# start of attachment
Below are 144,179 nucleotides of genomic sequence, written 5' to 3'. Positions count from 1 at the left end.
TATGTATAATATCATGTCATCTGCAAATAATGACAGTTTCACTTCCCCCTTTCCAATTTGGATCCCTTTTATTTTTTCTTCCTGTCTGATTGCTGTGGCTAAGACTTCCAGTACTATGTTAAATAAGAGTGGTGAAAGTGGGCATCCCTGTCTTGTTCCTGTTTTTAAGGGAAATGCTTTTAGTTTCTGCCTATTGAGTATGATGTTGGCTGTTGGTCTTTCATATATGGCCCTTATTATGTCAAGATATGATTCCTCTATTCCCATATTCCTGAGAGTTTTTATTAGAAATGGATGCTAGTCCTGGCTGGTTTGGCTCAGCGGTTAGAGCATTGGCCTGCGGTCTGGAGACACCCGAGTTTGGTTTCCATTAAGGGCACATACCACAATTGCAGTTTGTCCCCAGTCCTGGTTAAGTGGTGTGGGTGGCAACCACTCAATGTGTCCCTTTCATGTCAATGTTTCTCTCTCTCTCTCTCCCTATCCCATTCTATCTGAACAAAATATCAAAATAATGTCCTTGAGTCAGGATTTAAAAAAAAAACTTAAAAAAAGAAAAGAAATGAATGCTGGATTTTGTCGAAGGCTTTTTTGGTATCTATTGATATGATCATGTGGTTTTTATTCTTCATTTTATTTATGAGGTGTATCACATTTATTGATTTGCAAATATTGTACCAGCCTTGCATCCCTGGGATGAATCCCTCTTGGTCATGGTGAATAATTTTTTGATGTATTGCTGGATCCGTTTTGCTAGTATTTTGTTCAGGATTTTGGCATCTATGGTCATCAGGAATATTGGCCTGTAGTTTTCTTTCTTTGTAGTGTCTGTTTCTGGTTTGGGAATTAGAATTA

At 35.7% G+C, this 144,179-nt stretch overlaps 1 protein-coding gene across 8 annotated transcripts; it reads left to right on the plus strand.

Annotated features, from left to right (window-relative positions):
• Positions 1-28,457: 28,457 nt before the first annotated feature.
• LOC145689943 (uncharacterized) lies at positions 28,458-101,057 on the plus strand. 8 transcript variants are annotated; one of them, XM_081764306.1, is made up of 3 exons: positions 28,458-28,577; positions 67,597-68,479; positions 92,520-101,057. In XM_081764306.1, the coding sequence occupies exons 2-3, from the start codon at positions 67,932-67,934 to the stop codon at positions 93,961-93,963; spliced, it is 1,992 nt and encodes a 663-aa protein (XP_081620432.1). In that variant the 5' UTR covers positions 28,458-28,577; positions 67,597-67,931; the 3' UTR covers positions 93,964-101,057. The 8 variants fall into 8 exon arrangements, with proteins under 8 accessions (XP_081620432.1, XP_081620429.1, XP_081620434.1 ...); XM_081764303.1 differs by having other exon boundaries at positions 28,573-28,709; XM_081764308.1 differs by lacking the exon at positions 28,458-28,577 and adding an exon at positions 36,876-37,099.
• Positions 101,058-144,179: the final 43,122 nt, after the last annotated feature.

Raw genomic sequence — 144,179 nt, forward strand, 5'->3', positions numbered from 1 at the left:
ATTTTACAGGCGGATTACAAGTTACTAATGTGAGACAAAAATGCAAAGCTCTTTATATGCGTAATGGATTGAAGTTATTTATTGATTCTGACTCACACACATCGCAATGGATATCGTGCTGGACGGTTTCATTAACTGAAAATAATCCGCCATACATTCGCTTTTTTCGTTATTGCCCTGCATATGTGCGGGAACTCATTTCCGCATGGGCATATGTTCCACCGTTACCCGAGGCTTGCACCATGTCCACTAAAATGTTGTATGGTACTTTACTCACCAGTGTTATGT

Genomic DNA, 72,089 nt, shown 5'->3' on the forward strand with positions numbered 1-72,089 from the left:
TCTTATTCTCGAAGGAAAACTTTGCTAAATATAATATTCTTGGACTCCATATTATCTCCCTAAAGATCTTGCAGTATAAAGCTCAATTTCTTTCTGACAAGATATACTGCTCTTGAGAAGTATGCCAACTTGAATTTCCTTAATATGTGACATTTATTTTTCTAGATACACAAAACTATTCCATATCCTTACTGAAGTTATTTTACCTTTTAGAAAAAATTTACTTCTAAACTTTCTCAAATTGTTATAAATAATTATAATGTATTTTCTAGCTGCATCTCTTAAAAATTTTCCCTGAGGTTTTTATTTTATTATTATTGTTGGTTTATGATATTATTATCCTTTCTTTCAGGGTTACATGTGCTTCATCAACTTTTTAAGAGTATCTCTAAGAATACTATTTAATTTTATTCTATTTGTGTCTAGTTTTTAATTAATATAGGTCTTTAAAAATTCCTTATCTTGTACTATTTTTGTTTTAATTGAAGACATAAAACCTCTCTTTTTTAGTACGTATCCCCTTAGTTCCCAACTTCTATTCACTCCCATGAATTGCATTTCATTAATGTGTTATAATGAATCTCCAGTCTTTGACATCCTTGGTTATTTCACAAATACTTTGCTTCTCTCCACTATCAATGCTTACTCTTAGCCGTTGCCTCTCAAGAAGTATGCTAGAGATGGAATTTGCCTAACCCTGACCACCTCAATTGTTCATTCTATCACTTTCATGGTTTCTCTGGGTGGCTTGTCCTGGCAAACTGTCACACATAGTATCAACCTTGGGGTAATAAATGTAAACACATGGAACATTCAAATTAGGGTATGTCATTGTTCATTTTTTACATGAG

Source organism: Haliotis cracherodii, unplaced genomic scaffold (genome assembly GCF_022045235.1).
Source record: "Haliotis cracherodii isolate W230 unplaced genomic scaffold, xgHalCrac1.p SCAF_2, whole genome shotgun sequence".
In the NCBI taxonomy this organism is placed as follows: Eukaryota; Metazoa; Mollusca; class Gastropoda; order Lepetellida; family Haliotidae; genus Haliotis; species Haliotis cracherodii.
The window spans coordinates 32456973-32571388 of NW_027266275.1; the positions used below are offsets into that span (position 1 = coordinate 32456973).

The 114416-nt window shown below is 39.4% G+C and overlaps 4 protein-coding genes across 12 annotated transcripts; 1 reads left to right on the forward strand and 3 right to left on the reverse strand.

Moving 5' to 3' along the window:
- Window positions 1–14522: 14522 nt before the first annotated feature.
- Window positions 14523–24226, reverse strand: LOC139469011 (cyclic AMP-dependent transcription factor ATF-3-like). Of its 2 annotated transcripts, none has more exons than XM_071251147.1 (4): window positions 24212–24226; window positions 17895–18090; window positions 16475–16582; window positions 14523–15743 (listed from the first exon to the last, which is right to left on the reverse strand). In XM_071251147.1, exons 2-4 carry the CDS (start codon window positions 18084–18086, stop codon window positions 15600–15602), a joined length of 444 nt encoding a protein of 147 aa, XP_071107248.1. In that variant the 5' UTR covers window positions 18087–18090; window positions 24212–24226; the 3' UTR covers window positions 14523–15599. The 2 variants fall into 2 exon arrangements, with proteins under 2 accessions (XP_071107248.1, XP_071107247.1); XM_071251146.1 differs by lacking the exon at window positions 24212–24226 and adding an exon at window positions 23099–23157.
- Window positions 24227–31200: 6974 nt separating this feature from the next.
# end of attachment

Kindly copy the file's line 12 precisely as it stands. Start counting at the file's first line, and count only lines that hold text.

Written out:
Source organism: Haliotis cracherodii, unplaced genomic scaffold (genome assembly GCF_022045235.1).